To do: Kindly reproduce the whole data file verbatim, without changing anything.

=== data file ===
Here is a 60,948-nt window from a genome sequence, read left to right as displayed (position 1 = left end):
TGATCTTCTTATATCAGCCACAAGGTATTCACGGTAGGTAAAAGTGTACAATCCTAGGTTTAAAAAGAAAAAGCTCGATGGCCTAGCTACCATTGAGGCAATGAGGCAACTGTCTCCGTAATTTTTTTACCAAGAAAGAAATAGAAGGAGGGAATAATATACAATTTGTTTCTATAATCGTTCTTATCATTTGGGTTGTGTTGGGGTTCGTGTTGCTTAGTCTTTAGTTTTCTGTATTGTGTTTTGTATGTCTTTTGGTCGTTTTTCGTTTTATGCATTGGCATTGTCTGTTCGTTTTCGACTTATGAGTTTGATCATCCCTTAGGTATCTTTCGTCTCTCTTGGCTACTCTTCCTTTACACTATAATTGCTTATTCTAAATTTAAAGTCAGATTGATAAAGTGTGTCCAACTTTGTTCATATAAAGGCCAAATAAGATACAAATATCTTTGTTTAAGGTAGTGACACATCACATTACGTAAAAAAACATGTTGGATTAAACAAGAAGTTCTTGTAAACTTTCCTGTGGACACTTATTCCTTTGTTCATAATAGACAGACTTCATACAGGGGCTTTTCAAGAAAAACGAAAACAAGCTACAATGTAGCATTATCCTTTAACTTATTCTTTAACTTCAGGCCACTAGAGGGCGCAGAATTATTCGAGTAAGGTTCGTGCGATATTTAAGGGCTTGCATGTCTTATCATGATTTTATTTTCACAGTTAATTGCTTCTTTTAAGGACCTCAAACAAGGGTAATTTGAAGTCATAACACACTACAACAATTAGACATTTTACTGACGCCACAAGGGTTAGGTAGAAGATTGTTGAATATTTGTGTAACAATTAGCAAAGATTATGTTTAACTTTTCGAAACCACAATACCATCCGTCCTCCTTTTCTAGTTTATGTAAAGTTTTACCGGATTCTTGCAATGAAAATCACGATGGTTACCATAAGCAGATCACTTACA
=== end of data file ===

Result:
Here is a 60,948-nt window from a genome sequence, read left to right as displayed (position 1 = left end):
TGATCTTCTTATATCAGCCACAAGGTATTCACGGTAGGTAAAAGTGTACAATCCTAGGTTTAAAAAGAAAAAGCTCGATGGCCTAGCTACCATTGAGGCAATGAGGCAACTGTCTCCGTAATTTTTTTACCAAGAAAGAAATAGAAGGAGGGAATAATATACAATTTGTTTCTATAATCGTTCTTATCATTTGGGTTGTGTTGGGGTTCGTGTTGCTTAGTCTTTAGTTTTCTGTATTGTGTTTTGTATGTCTTTTGGTCGTTTTTCGTTTTATGCATTGGCATTGTCTGTTCGTTTTCGACTTATGAGTTTGATCATCCCTTAGGTATCTTTCGTCTCTCTTGGCTACTCTTCCTTTACACTATAATTGCTTATTCTAAATTTAAAGTCAGATTGATAAAGTGTGTCCAACTTTGTTCATATAAAGGCCAAATAAGATACAAATATCTTTGTTTAAGGTAGTGACACATCACATTACGTAAAAAAACATGTTGGATTAAACAAGAAGTTCTTGTAAACTTTCCTGTGGACACTTATTCCTTTGTTCATAATAGACAGACTTCATACAGGGGCTTTTCAAGAAAAACGAAAACAAGCTACAATGTAGCATTATCCTTTAACTTATTCTTTAACTTCAGGCCACTAGAGGGCGCAGAATTATTCGAGTAAGGTTCGTGCGATATTTAAGGGCTTGCATGTCTTATCATGATTTTATTTTCACAGTTAATTGCTTCTTTTAAGGACCTCAAACAAGGGTAATTTGAAGTCATAACACACTACAACAATTAGACATTTTACTGACGCCACAAGGGTTAGGTAGAAGATTGTTGAATATTTGTGTAACAATTAGCAAAGATTATGTTTAACTTTTCGAAACCACAATACCATCCGTCCTCCTTTTCTAGTTTATGTAAAGTTTTACCGGATTCTTGCAATGAAAATCACGATGGTTACCATAAGCAGATCACTTACA